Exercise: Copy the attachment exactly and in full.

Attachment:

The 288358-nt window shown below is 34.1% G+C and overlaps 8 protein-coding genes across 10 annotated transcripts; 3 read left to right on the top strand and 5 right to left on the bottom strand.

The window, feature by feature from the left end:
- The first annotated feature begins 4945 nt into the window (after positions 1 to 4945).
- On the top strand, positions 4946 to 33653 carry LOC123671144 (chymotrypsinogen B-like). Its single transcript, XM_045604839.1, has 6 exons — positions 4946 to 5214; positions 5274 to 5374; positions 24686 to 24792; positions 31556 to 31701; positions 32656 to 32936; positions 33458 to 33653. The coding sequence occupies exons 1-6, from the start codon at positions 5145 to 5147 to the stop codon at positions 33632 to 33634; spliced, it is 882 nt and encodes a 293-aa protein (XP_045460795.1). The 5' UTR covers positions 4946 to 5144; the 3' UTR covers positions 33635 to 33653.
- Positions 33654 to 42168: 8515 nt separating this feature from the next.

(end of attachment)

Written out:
The 288358-nt window shown below is 34.1% G+C and overlaps 8 protein-coding genes across 10 annotated transcripts; 3 read left to right on the top strand and 5 right to left on the bottom strand.

The window, feature by feature from the left end:
- The first annotated feature begins 4945 nt into the window (after positions 1 to 4945).
- On the top strand, positions 4946 to 33653 carry LOC123671144 (chymotrypsinogen B-like). Its single transcript, XM_045604839.1, has 6 exons — positions 4946 to 5214; positions 5274 to 5374; positions 24686 to 24792; positions 31556 to 31701; positions 32656 to 32936; positions 33458 to 33653. The coding sequence occupies exons 1-6, from the start codon at positions 5145 to 5147 to the stop codon at positions 33632 to 33634; spliced, it is 882 nt and encodes a 293-aa protein (XP_045460795.1). The 5' UTR covers positions 4946 to 5144; the 3' UTR covers positions 33635 to 33653.
- Positions 33654 to 42168: 8515 nt separating this feature from the next.